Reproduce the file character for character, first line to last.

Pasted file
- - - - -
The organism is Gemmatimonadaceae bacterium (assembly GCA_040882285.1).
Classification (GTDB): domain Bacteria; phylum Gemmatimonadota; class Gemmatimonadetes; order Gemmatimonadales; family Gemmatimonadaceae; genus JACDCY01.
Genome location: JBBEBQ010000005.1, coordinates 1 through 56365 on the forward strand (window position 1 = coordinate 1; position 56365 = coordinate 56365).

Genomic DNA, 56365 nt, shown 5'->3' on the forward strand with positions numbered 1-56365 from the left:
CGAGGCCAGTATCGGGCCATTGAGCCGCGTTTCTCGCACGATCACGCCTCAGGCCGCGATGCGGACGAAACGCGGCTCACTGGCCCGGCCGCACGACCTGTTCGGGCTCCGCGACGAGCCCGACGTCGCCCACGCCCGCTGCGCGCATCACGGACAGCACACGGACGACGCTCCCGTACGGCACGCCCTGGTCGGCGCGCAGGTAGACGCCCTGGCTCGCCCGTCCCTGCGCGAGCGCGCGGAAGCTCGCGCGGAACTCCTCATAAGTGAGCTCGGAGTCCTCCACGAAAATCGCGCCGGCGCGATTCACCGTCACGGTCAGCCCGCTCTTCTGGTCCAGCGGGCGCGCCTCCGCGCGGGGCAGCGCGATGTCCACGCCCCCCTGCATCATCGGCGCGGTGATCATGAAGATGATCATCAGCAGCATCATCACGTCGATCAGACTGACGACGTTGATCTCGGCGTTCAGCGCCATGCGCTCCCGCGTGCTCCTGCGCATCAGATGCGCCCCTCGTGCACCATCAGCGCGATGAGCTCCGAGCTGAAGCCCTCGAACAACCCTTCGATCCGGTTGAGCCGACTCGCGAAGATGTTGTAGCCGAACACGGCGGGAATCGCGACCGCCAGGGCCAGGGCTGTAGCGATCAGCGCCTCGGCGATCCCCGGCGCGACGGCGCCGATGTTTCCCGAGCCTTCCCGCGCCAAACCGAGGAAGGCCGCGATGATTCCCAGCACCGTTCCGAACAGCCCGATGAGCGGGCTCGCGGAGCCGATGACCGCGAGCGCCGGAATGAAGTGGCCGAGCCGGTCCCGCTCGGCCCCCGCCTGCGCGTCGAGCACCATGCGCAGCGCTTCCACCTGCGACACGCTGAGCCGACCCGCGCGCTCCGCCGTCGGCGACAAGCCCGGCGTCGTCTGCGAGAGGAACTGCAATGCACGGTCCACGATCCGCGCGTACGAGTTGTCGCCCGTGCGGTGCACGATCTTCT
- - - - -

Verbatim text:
The organism is Gemmatimonadaceae bacterium (assembly GCA_040882285.1).
Classification (GTDB): domain Bacteria; phylum Gemmatimonadota; class Gemmatimonadetes; order Gemmatimonadales; family Gemmatimonadaceae; genus JACDCY01.
Genome location: JBBEBQ010000005.1, coordinates 1 through 56365 on the forward strand (window position 1 = coordinate 1; position 56365 = coordinate 56365).

Genomic DNA, 56365 nt, shown 5'->3' on the forward strand with positions numbered 1-56365 from the left:
CGAGGCCAGTATCGGGCCATTGAGCCGCGTTTCTCGCACGATCACGCCTCAGGCCGCGATGCGGACGAAACGCGGCTCACTGGCCCGGCCGCACGACCTGTTCGGGCTCCGCGACGAGCCCGACGTCGCCCACGCCCGCTGCGCGCATCACGGACAGCACACGGACGACGCTCCCGTACGGCACGCCCTGGTCGGCGCGCAGGTAGACGCCCTGGCTCGCCCGTCCCTGCGCGAGCGCGCGGAAGCTCGCGCGGAACTCCTCATAAGTGAGCTCGGAGTCCTCCACGAAAATCGCGCCGGCGCGATTCACCGTCACGGTCAGCCCGCTCTTCTGGTCCAGCGGGCGCGCCTCCGCGCGGGGCAGCGCGATGTCCACGCCCCCCTGCATCATCGGCGCGGTGATCATGAAGATGATCATCAGCAGCATCATCACGTCGATCAGACTGACGACGTTGATCTCGGCGTTCAGCGCCATGCGCTCCCGCGTGCTCCTGCGCATCAGATGCGCCCCTCGTGCACCATCAGCGCGATGAGCTCCGAGCTGAAGCCCTCGAACAACCCTTCGATCCGGTTGAGCCGACTCGCGAAGATGTTGTAGCCGAACACGGCGGGAATCGCGACCGCCAGGGCCAGGGCTGTAGCGATCAGCGCCTCGGCGATCCCCGGCGCGACGGCGCCGATGTTTCCCGAGCCTTCCCGCGCCAAACCGAGGAAGGCCGCGATGATTCCCAGCACCGTTCCGAACAGCCCGATGAGCGGGCTCGCGGAGCCGATGACCGCGAGCGCCGGAATGAAGTGGCCGAGCCGGTCCCGCTCGGCCCCCGCCTGCGCGTCGAGCACCATGCGCAGCGCTTCCACCTGCGACACGCTGAGCCGACCCGCGCGCTCCGCCGTCGGCGACAAGCCCGGCGTCGTCTGCGAGAGGAACTGCAATGCACGGTCCACGATCCGCGCGTACGAGTTGTCGCCCGTGCGGTGCACGATCTTCT